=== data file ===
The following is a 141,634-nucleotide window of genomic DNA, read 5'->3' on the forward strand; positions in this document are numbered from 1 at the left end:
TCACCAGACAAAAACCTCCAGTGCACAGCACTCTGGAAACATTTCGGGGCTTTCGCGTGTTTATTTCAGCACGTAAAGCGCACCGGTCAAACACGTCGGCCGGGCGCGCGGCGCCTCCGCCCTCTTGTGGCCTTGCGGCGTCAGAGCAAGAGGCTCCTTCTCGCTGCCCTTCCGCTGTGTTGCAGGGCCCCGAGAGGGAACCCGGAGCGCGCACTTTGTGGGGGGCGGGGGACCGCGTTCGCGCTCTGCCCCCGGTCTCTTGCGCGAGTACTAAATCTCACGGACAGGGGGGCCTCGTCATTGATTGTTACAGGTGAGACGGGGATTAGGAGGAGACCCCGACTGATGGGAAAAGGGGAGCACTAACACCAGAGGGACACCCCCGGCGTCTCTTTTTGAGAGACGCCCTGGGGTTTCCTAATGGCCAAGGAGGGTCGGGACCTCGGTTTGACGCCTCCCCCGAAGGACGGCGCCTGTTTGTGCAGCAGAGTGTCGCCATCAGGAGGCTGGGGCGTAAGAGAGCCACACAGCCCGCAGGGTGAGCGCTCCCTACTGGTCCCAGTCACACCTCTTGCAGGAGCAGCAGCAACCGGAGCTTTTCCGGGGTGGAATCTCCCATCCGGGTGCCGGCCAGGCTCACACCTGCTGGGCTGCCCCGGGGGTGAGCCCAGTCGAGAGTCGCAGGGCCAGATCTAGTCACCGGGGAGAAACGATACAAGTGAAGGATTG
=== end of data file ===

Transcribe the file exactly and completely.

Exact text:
The following is a 141,634-nucleotide window of genomic DNA, read 5'->3' on the forward strand; positions in this document are numbered from 1 at the left end:
TCACCAGACAAAAACCTCCAGTGCACAGCACTCTGGAAACATTTCGGGGCTTTCGCGTGTTTATTTCAGCACGTAAAGCGCACCGGTCAAACACGTCGGCCGGGCGCGCGGCGCCTCCGCCCTCTTGTGGCCTTGCGGCGTCAGAGCAAGAGGCTCCTTCTCGCTGCCCTTCCGCTGTGTTGCAGGGCCCCGAGAGGGAACCCGGAGCGCGCACTTTGTGGGGGGCGGGGGACCGCGTTCGCGCTCTGCCCCCGGTCTCTTGCGCGAGTACTAAATCTCACGGACAGGGGGGCCTCGTCATTGATTGTTACAGGTGAGACGGGGATTAGGAGGAGACCCCGACTGATGGGAAAAGGGGAGCACTAACACCAGAGGGACACCCCCGGCGTCTCTTTTTGAGAGACGCCCTGGGGTTTCCTAATGGCCAAGGAGGGTCGGGACCTCGGTTTGACGCCTCCCCCGAAGGACGGCGCCTGTTTGTGCAGCAGAGTGTCGCCATCAGGAGGCTGGGGCGTAAGAGAGCCACACAGCCCGCAGGGTGAGCGCTCCCTACTGGTCCCAGTCACACCTCTTGCAGGAGCAGCAGCAACCGGAGCTTTTCCGGGGTGGAATCTCCCATCCGGGTGCCGGCCAGGCTCACACCTGCTGGGCTGCCCCGGGGGTGAGCCCAGTCGAGAGTCGCAGGGCCAGATCTAGTCACCGGGGAGAAACGATACAAGTGAAGGATTG